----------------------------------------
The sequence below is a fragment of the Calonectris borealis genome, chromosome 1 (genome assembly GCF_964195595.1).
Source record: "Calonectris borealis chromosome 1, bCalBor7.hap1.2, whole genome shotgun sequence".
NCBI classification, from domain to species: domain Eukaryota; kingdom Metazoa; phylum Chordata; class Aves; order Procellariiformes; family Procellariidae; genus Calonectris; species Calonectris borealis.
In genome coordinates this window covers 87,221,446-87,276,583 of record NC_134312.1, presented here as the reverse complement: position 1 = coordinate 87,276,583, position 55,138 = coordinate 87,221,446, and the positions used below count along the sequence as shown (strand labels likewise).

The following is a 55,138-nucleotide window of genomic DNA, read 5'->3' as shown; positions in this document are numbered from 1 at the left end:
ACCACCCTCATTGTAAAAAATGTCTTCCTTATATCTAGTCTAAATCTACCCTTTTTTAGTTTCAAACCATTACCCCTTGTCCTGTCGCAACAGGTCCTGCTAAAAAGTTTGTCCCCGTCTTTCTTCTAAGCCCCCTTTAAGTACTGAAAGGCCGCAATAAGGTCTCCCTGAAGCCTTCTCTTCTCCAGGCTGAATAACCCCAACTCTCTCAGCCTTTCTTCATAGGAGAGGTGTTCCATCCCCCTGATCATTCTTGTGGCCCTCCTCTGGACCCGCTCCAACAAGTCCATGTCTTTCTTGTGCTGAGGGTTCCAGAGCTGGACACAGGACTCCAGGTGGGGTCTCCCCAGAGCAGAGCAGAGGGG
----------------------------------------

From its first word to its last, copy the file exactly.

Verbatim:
The sequence below is a fragment of the Calonectris borealis genome, chromosome 1 (genome assembly GCF_964195595.1).
Source record: "Calonectris borealis chromosome 1, bCalBor7.hap1.2, whole genome shotgun sequence".
NCBI classification, from domain to species: domain Eukaryota; kingdom Metazoa; phylum Chordata; class Aves; order Procellariiformes; family Procellariidae; genus Calonectris; species Calonectris borealis.
In genome coordinates this window covers 87,221,446-87,276,583 of record NC_134312.1, presented here as the reverse complement: position 1 = coordinate 87,276,583, position 55,138 = coordinate 87,221,446, and the positions used below count along the sequence as shown (strand labels likewise).

The following is a 55,138-nucleotide window of genomic DNA, read 5'->3' as shown; positions in this document are numbered from 1 at the left end:
ACCACCCTCATTGTAAAAAATGTCTTCCTTATATCTAGTCTAAATCTACCCTTTTTTAGTTTCAAACCATTACCCCTTGTCCTGTCGCAACAGGTCCTGCTAAAAAGTTTGTCCCCGTCTTTCTTCTAAGCCCCCTTTAAGTACTGAAAGGCCGCAATAAGGTCTCCCTGAAGCCTTCTCTTCTCCAGGCTGAATAACCCCAACTCTCTCAGCCTTTCTTCATAGGAGAGGTGTTCCATCCCCCTGATCATTCTTGTGGCCCTCCTCTGGACCCGCTCCAACAAGTCCATGTCTTTCTTGTGCTGAGGGTTCCAGAGCTGGACACAGGACTCCAGGTGGGGTCTCCCCAGAGCAGAGCAGAGGGG